I love having those “light bulb” moments when I finally “get” something. I’d lived off-grid for a number of years before I experienced a revelation about solar power. I had been watering our ever expanding garden from the dug well nearby. I would throw down a bucket on a rope, pull it back up, dump it in a bucket that held two of the smaller buckets, and once I had two of the larger ones filled up, I’d hike off into the garden, a bucket in each hand, to where I needed it. It was a brutal amount of work, and a stupid use of my energy, but I loved it. Michelle likened it to Mickey Mouse in Walt Disney’s “The Sorcerer’s Apprentice” in “Fantasia.” Mickey uses brooms to carry tons of water in buckets up the stairs. I was one of the crazy brooms.
Eventually Bill Kemp heard about this system of watering my garden, and he set about designing a better system by drawing some plans on a napkin at one of our meetings. Next thing you know I had a solar panel, a DC pump and a simple car/trailer plug, and the sun was doing the work for me. I put a foot valve on one end of the pipe that I put down the well, and I put a garden hose adapter on the other end of the pipe. This $80 pump (and 75Watt panel which was about $500 at the time but much cheaper today) can pull water from 10 feet down in the well, and pump it a good 300 ft. It can even lift it up about 40 feet to the rain barrels that are raised on a cedar crib I’d built. It’s brilliant. And it was the first time I finally clued into how much work a solar panel could do for me. In our house I didn’t have a point of reference. Solar power keeps my fridge running, but I’d never spent the winter cutting ice off a lake and storing it in sawdust in the icehouse to put into an icebox, so I can’t appreciate what’s it’s doing for me. And I’ve never had to wash my clothes on a rock, or with one of those old washing machines with the rollers that squeezed the water out of clothes.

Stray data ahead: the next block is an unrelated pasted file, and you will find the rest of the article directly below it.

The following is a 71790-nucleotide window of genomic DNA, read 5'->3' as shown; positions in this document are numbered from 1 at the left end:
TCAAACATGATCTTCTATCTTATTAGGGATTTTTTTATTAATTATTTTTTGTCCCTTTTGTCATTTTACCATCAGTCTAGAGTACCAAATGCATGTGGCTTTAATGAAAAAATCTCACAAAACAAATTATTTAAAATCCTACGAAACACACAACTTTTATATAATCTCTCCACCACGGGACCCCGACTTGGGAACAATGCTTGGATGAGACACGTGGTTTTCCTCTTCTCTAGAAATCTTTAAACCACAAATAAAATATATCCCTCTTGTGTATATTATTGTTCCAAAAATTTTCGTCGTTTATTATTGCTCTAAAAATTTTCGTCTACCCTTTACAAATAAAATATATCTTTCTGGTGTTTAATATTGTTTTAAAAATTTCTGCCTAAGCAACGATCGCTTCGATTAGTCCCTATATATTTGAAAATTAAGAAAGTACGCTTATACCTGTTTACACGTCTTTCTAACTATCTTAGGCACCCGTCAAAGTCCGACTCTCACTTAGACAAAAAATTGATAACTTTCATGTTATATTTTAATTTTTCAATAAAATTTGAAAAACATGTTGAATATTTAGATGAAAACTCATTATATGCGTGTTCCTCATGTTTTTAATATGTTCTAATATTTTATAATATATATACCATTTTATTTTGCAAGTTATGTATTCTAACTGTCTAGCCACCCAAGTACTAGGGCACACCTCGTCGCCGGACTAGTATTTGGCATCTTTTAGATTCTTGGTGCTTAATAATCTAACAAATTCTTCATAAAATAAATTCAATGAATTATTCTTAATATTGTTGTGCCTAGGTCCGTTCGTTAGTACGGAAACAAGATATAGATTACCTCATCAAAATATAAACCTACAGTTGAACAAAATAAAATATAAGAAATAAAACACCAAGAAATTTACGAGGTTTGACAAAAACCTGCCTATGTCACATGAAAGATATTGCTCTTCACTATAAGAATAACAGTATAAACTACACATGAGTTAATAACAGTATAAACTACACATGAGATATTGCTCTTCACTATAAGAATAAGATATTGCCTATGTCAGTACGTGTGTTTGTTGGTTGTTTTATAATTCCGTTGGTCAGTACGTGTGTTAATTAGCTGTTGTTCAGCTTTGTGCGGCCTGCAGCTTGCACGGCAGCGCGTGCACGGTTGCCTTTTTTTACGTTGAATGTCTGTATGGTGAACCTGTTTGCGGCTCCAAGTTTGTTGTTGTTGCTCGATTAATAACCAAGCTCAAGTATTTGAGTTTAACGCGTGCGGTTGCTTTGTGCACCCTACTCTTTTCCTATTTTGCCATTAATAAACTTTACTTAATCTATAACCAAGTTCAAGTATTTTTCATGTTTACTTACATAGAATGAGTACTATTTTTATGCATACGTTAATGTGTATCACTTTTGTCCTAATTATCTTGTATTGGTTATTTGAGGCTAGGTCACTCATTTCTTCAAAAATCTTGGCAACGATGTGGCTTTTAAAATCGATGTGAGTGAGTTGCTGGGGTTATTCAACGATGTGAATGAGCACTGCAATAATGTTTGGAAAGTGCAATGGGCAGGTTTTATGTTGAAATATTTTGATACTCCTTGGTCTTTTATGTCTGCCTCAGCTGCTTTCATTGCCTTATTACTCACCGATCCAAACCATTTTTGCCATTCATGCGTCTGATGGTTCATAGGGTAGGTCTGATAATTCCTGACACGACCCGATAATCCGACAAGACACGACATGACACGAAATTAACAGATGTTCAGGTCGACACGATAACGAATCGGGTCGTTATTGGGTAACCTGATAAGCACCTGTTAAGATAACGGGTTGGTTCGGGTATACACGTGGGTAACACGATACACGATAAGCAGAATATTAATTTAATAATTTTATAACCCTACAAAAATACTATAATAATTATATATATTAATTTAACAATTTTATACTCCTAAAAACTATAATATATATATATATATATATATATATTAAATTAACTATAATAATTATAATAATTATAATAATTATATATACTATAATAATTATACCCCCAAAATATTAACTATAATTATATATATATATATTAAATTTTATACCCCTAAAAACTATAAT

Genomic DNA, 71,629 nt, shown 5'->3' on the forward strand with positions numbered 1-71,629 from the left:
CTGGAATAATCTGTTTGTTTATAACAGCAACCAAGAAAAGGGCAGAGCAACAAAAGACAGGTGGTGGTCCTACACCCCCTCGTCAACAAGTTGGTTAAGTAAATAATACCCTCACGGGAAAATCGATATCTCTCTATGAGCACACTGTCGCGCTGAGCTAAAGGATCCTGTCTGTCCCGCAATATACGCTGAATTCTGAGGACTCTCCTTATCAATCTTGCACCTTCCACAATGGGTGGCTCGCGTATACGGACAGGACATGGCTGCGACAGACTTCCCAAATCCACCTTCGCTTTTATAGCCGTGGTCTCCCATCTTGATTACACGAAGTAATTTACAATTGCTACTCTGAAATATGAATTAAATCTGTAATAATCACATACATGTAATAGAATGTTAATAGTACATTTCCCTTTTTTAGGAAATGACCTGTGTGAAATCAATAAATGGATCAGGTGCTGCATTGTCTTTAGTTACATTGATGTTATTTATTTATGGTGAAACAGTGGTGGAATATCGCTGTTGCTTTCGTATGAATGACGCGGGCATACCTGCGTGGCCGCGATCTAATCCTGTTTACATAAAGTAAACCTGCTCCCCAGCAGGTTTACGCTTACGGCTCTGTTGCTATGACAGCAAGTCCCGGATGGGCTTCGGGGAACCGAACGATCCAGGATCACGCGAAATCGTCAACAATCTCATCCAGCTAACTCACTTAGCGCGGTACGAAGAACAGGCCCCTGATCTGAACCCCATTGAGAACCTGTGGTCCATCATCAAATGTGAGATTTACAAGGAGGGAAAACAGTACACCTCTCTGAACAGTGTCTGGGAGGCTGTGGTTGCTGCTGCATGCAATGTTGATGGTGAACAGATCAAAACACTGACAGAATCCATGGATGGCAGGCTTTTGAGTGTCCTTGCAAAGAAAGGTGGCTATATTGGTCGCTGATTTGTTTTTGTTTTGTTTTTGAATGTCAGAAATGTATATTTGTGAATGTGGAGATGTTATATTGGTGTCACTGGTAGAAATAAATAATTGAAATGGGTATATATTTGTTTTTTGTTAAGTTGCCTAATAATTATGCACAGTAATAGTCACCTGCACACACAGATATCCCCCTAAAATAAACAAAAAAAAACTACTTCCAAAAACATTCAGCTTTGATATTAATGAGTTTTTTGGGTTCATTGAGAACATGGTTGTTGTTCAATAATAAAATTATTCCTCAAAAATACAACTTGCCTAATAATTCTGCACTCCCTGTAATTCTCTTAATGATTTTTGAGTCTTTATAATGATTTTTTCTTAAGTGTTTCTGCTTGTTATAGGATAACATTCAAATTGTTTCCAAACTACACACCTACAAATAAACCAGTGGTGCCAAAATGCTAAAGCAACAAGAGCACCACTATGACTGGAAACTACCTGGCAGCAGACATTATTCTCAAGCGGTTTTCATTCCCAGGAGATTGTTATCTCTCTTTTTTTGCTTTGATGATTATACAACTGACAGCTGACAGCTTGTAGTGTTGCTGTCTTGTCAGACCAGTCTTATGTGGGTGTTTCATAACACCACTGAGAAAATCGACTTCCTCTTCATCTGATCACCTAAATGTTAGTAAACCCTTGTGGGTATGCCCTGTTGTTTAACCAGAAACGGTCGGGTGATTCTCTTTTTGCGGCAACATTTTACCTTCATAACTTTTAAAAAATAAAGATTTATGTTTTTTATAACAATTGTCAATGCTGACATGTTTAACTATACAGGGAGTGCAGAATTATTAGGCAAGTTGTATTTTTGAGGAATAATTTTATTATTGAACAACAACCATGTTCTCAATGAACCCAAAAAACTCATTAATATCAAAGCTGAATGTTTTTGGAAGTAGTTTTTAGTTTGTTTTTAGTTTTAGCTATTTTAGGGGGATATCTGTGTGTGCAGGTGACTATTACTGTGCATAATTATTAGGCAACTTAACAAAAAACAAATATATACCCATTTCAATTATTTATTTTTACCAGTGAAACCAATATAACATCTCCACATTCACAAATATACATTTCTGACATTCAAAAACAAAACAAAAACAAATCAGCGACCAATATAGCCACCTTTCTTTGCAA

But I had carried an insane amount of water around in buckets, and this solar pump displaced that human effort and I could truly appreciate how much I was accomplishing with the sun. It was very cool.
I had the same light bulb moment the other day when I took down a poplar tree out front. This tree was in a group of coniferous trees I’d planted 10 years ago. Pines and spruce love this soil and grow like weeds. Hardwoods are very slow, but poplars do really well here. But this lone poplar looked out of place and was getting too big to be that close to the house. So I cut it down. As I was cutting it up I was amazed at how big it was. I planted this 10 years ago and now I had a pretty good pile of firewood. In fact I started to think about how much “heat” was in this little pile.
Since it is poplar, which is softwood, it doesn’t have the same BTUs as hardwood. As I often do, I checked “The Renewable Energy Handbook” and “Appendix 1” tells me that poplar has 18,500 BTU/cord, versus 22,300 BTU/cord for Red Maple. That difference isn’t as bad as I thought it would be. So I’d say I that in the fall I’ll have 4 or 5 days worth of heat in this pile of wood and maybe in a cold January I’d have 2 or 3 days worth. So I started thinking about how many of these trees I’d have to plant to grow my whole season’s worth of wood. I would think if I planted two acres with poplar I could get a year’s worth of heat out of it after about a decade. So if you had 20 acres, you could plant two acres every year and be pretty much self-sufficient with firewood.